Nigerian Capital importation says oil and gas sector declined from the over $300 million (N91 billion) recorded during the fourth quarter (Q4) of 2016 to $101.08 million (N31 billion) in the first quarter of 2017, according to the National Bureau of Statistics (NBS).
The NBS report, which was released on Wednesday, stated that compared to the previous quarter, the oil and gas sector recorded a decrease of 69.12 per cent in the country.
The agency noted that despite the decreases, the banking, and oil and gas sectors were the third and fourth largest capital importing sectors, accounting for $126 million and $101.08 million respectively.
Less investment in the oil and gas sector would result to low production and job losses. Indeed, hundreds of direct and indirect jobs have been lost to the sector on account of recession
The Minister of State for Petroleum Resources, Dr Ibe Kachikwu, recently said about $13 billion to $17 billion investment would be needed in the country’s upstream sector for the development of gas fields with total reserves 37.4 trillion cubic feet.
He added that $14 billion to $17 billion will be needed for the Trans-Nigeria gas pipeline project, gas revolution industrial park at Ogidigben, and three power plants for additional 3.2 GW capacity in the gas-to-power sector.
A sectoral breakdown of the NBS report showed the banking sector has been a consistently important sector for imported capital, while the oil and gas sector has increased in importance in recent periods.
NBS put the total value of capital imported into Nigeria in Q1 2017 at $908.27 million. Although this was an increase of 27.75 per cent relative to the same quarter of 2016, it was nevertheless 41.36 per cent smaller than the value of capital imported in the previous quarter, and was the second lowest value recorded since 2007.
According to the agency, there is a high-profile sale of (bonds denoted in a non-local currency) during the quarter, “but this has not yet appeared in the data; there is a lag between subscription and actual payment, and therefore it is possible that this will show up next quarter.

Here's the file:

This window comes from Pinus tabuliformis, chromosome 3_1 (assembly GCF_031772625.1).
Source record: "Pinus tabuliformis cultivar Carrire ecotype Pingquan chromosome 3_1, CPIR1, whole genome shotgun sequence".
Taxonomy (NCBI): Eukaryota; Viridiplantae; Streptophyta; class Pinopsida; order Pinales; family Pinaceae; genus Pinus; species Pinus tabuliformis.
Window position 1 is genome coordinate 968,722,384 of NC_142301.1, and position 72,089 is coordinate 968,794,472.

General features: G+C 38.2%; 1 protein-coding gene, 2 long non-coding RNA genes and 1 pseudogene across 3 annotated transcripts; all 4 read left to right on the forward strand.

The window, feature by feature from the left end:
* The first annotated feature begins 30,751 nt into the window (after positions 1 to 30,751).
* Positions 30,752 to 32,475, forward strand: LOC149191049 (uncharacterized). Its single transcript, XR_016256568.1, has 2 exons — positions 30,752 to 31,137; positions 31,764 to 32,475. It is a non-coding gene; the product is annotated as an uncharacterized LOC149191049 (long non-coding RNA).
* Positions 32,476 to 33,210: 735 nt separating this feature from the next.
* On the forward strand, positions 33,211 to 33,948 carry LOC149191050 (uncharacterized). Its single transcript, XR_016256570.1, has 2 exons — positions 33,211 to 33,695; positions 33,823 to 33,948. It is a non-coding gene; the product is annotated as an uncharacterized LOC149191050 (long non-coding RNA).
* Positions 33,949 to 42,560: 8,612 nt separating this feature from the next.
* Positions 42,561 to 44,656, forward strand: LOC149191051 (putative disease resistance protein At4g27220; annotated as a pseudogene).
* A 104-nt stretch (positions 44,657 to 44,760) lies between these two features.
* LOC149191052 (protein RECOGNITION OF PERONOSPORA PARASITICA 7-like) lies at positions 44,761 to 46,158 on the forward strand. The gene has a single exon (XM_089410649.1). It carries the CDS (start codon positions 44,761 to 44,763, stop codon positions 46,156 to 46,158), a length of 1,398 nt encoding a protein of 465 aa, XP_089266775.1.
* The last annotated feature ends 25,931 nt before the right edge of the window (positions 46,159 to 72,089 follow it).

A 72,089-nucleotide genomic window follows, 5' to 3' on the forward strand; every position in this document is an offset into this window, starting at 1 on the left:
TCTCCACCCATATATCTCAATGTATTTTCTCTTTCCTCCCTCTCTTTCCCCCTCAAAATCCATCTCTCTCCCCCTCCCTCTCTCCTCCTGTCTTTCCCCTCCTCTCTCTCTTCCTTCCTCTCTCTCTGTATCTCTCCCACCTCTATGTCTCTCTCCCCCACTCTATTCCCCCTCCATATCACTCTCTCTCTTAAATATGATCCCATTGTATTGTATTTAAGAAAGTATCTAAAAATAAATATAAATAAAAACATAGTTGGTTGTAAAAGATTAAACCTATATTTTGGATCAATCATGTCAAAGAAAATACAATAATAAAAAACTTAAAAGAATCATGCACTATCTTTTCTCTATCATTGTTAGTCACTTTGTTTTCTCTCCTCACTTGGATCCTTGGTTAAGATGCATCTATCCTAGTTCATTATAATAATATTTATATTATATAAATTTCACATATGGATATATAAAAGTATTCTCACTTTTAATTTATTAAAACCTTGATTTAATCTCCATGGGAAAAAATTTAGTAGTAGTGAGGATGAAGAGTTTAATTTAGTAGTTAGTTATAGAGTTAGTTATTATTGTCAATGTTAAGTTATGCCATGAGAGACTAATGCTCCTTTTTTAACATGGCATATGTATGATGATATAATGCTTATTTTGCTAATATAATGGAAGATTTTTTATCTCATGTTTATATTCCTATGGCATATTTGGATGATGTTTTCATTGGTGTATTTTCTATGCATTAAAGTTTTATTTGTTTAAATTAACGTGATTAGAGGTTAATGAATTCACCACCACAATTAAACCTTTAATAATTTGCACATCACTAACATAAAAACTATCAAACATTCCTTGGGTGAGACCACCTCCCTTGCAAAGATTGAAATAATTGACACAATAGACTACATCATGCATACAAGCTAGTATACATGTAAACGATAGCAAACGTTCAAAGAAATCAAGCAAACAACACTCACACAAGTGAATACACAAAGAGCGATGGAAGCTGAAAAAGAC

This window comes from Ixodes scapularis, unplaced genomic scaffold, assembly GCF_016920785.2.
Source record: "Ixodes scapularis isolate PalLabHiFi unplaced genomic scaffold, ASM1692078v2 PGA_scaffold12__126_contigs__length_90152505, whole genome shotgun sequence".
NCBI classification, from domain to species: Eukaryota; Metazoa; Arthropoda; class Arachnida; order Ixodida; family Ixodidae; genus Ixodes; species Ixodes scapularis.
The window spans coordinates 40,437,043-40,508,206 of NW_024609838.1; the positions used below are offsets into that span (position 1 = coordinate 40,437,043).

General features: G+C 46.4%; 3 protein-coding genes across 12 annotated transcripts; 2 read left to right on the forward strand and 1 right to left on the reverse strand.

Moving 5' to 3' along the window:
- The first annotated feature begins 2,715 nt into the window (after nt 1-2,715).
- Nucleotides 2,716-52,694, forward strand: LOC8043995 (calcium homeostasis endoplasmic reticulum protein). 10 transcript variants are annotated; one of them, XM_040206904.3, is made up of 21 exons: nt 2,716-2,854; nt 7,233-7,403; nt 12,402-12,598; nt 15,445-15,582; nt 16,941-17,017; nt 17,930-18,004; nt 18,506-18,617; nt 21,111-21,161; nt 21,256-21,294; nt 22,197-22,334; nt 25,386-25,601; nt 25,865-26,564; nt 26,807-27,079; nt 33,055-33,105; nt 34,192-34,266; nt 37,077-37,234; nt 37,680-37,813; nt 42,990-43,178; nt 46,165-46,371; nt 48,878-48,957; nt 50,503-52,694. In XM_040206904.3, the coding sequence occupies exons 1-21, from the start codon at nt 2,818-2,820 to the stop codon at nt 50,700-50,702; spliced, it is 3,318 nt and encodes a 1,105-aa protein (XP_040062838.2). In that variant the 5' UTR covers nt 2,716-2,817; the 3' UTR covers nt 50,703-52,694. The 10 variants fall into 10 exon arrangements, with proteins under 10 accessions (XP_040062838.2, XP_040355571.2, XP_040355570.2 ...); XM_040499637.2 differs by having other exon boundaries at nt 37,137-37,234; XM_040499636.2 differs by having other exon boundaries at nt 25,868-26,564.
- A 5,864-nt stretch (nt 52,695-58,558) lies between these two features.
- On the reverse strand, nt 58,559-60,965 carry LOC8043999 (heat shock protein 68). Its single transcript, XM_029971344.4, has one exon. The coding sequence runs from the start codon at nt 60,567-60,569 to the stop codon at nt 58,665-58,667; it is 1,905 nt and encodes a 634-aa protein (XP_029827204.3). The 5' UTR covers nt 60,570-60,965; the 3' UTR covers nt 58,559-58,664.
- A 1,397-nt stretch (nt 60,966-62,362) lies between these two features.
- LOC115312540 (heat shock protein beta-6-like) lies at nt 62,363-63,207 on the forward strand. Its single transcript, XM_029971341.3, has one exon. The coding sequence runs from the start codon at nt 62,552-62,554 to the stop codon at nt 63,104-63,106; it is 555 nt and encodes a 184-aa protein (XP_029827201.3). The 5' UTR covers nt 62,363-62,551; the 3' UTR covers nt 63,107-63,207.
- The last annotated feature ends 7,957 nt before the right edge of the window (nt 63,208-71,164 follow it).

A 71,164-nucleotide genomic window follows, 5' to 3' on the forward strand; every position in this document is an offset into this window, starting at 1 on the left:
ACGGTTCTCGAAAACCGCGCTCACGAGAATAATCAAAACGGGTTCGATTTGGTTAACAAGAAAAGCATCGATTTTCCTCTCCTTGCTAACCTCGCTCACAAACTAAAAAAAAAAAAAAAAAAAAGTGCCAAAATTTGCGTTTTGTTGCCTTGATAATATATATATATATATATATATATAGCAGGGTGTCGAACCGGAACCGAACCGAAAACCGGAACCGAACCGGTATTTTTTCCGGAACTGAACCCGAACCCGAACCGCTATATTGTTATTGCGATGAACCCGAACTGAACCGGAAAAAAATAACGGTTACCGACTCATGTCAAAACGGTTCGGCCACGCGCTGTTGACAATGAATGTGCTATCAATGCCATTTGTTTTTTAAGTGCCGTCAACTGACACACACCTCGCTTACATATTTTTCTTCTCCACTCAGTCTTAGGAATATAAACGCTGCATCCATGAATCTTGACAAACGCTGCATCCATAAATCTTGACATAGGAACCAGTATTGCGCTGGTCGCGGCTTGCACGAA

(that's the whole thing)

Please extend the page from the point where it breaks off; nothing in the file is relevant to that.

“Capital importation was particularly low in January, at $187.90 million; this was only the fourth month since 2007 in which capital importation was less than $200 million.
“The main driver of the quarterly decline was a fall in Other Investment, although Foreign Direct Investment (FDI) also contributed. Portfolio investment was the only category to record an increase relative to the previous quarter,” it added.
Lagos, as in all previous quarters, attracted the most capital into Nigeria in Q12017, being the commercial and financial capital of Nigeria, and home to the Nigerian Stock Exchange where shares are traded.
“As such, it accounts for most of the capital imported into the country. In the first quarter of 2017, Lagos accounted for 95.32 per cent of capital importation, which represents a slight decrease in its share relative to the previous quarter, when it was 96.38 per cent, but an increase relative to the share in the same quarter of 2016, of 92.53 per cent. Akwa Ibom and Abuja were the states to record the second and third largest amounts of imported capital, recording values of $18.36 million and $14.87 million respectively,” it explained.
It identified the United Kingdom (U.K.), as country from which Nigeria imported the most capital, which accounted for $302.47 million, or 33.30 per cent of the total.
It, however, noted that the value was 37.36 per cent lower relative to the previous quarter. The existence of an historical relationship between the U.K. and Nigeria, London (the capital of the U.K.) is also a key financial centre, which could help to explain the high value of capital importation accounted for by the U.K. Since 2010, the U.K. has accounted for the highest value of capital importation in all but two quarters.